Re: Exotic plants for our native birds

To: "Paul T." <>, <>
Subject: Re: Exotic plants for our native birds
From: "Dow, Coral (DPS)" <>
Date: Wed, 18 May 2011 11:58:15 +1000
I agree regarding Abutilons. I always thought they wouldn't succeed in
Canberra due to frost but tried one recently with great success. They
flower for long periods. I would also add Kniphofia (Red hot pokers)
another South African. Different species flower at different times
(although I think none through winter?) I have used them mixed with
native grasses and lomandras. Unlike some south African species they
don't seem to be a danger for spreading into bushland.

Dr Coral Dow
Senior Researcher, Social Policy Section
Research Branch
Parliamentary Library, Department of Parliamentary Services
Parliament House, Canberra ACT 2600
Ph: 02 6277 2709
Fax: 02 6277 2498
-----Original Message-----
From: Paul T. 
Sent: Tuesday, 17 May 2011 9:53 PM
Subject: Re: Exotic plants for our native birds

At 07:52 PM 17/05/2011, you wrote:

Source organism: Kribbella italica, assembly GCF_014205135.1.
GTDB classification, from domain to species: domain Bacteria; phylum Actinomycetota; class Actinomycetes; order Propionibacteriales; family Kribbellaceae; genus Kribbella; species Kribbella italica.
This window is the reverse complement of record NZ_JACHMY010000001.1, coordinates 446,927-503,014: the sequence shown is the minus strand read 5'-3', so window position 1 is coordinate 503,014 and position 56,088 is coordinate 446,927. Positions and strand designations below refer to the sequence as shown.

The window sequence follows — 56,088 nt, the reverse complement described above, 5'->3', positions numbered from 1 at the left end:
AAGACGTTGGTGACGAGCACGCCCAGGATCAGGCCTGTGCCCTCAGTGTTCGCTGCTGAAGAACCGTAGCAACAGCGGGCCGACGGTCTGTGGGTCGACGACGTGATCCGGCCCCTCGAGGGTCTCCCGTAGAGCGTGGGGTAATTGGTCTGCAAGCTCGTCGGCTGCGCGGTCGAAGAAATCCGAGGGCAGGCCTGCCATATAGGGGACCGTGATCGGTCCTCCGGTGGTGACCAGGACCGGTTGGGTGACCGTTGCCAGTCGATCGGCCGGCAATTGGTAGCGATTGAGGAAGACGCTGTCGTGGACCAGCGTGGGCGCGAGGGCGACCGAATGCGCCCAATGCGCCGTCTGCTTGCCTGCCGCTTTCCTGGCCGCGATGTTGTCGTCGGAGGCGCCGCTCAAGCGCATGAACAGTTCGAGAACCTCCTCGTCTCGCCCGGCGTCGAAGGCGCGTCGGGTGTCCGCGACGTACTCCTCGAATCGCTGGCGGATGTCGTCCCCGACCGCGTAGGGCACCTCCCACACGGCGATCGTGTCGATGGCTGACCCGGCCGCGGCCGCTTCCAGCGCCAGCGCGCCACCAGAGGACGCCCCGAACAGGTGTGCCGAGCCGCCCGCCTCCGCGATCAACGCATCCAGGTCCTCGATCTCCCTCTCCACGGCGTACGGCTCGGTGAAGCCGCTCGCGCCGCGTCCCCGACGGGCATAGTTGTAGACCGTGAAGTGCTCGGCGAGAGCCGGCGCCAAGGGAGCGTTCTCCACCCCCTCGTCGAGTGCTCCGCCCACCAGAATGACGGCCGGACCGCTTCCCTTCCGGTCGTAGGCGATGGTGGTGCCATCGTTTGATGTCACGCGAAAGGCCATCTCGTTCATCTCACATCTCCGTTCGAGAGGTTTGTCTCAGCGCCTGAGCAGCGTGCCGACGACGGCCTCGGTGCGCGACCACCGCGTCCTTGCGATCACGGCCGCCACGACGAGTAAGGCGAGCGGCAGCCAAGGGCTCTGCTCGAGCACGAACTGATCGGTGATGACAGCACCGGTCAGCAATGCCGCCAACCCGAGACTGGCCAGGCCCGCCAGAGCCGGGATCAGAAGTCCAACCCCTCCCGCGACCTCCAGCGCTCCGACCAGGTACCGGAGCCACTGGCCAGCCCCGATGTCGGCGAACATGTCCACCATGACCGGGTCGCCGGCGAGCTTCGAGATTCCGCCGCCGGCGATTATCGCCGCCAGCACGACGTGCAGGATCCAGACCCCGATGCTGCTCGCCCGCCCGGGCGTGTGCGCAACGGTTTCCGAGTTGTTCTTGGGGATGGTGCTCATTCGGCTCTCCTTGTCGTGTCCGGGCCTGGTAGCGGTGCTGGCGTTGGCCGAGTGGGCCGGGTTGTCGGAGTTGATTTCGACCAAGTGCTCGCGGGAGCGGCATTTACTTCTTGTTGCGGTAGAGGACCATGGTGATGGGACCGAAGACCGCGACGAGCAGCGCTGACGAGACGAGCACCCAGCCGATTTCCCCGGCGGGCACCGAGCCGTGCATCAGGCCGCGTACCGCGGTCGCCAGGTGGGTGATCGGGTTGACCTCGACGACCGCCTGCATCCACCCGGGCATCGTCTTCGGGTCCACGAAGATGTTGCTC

>should have added proteas (often assumed to be local, but South
>African etc) - especially for the wattlebirds, but also the smaller

Howdy All,

I have extensive camellia use by the honeyeaters as well, but the
single biggest attractant in my garden is probably the Abutilons
(Chinese Lanterns).  These are a constant source of food for
honeyeaters for about 9 months of the year (no exaggeration), and the
dense branch makeup means that they are ideal hiding places for the
smaller birds when Currawongs etc are after them.  There are almost
always aphids or other small insects on the as well, so the wrens and
miscellaneous little brown birds go through them in waves as well.

Also of note are Ericas (another South African), in particular Erica
colorans 'White Delight' (I think that is the name?), which flowers
almost year around for me, unlike any of the other Ericas I have
grown.  Other Ericas at their flowering time are regularly patrolled
by the honesyeaters as well.

For winter food for honeyeaters there are the winter Clematis species
like Clematis nepalensis and the Clematis cirrhosa cultivars.

And for summer, you can't beat Salvias for honeyeaters, particularly
the Wattlebirds, White Plumed etc.

These are just from my own experiences here in my own garden.  There
are more, but these are the biggest drawcards I can think of right now.


Paul T.
Higgins, ACT


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